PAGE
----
The Royal Bank of Scotland was founded by royal charter in 1727. Through mergers and natural growth, it has branches throughout not only Scotland, but also England and Wales. It is based in Edinburgh, Scotland, with a spectacular main branch on St Andrews Square.

The Royal Bank is one of the three banks in Scotland authorised to print money (controlled, of course, by the Bank of England). Royal Bank notes, along with those printed by the Bank of Scotland, Clydesdale Bank, and the Bank of England, circulate freely in Scotland. Notes from the Bank of Ireland (in Northern Ireland) turn up from time to time as well. This causes no end of confusion for tourists, who can end up with five different kinds of paper money in their wallets (coins, at least, do not vary within the UK). All these notes are legal tender in England and Wales, but usually require some argument before they're accepted.

In March 2000, the Royal Bank acquired the much larger National Westminster Bank and renamed itself the Royal Bank of Scotland Group. Because of the acquisition, it has become the largest bank in the UK.

The Royal Bank of Scotland has a long history of acquisitions - originally having expanded its base into England and Wales with the purchase of several banks decades ago.

In 1970, it folded its English banks into one subsidiary, calling it Williams and Glynn's. It had over 320 branches in England and Wales. (By comparison, the NatWest had 3,200 branches in England and Wales at this point in time). The Williams & Glyn’s name disappeared in 1985, when it was merged fully into The Royal Bank of Scotland.

They've also bought up some of the UK's middling-sized building societies.

In the USA, it's Citizens Financial Group subsidiary became a wholly-owned subsidiary in 1988. Since then, Citizens has acquired a number of other banks in Connecticut, Massachusetts, New Hampshire and Rhode Island, now making it one of the 40 largest banks in the USA.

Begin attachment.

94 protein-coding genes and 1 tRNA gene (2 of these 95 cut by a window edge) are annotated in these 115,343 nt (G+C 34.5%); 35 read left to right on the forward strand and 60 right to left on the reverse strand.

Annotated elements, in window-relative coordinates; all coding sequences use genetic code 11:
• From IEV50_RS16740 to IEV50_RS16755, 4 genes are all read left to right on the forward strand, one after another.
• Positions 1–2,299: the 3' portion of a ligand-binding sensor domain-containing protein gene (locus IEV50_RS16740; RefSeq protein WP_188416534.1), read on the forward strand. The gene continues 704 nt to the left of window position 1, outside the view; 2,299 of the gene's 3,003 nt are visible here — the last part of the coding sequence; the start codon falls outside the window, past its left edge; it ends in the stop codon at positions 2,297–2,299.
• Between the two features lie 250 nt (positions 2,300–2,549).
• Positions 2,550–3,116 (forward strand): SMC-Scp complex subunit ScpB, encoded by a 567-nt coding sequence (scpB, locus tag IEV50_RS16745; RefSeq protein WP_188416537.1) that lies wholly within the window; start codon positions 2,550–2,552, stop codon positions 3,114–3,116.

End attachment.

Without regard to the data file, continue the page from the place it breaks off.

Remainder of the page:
In 2000, the RBS acquired the UK-based National Westminster Bank, turning the RBS Group into the third banking group in the UK.

It also created the Royal Bank of Scotland Group Insurance Co Ltd (mmmmm - catchy!) in 1984 which, now better known as Direct Line, sold its first motor policy in early 1985, and revolutionised the UK motor insurance market by selling direct to the public via the telephone, cutting out brokers.

Since Direct Line introduced its red telephone on wheels in 1990, it has built up the most-recognised advertising in the UK. The first sound trademarked in the UK was the annoying little bugle call it makes as it rolls into view. Direct Line seems intent on taking over the world, launching house and contents insurance in 1988, loans in 1993, mortgages in 1994, life insurance in 1995, savings accounts, a PEP unit trust and travel insurance in 1996, pet insurance in 1997, pensions and breakdown insurance in 1998, and, in 2000, an web site for buying cars on-line.

From its standing start, Direct Line is now (Q4 2002) the UK's largest direct motor insurer, third largest breakdown recovery provider and sixth largest home insurer. Before all the other insurance companies set up direct-to-the-public subsidiaries, they were insuring 40% of all cars in the UK.

The entrepreneur who persuaded the RBS to let him use their money to set up Direct Line was bought out outright by them, as the newspaper headlines comparing his personal pay and bonuses with the entire RBS Group's profits eventually became too embarrasing for them.

Notes on the article above: Strictly speaking, Scottish bank-notes are not legal tender in England and Wales, but as they are all represent one pound Sterling, it makes little practical difference - other than the vicious fights with snotty nosed litte Englanders running newsagent stands on London streets.

Additionally, UK coinage is not completely uniform - there are National variants of the one pound coin, but they are all issued by the Bank of England - which itself is actually the UK national bank, originally set up by an ex-pat Scot.

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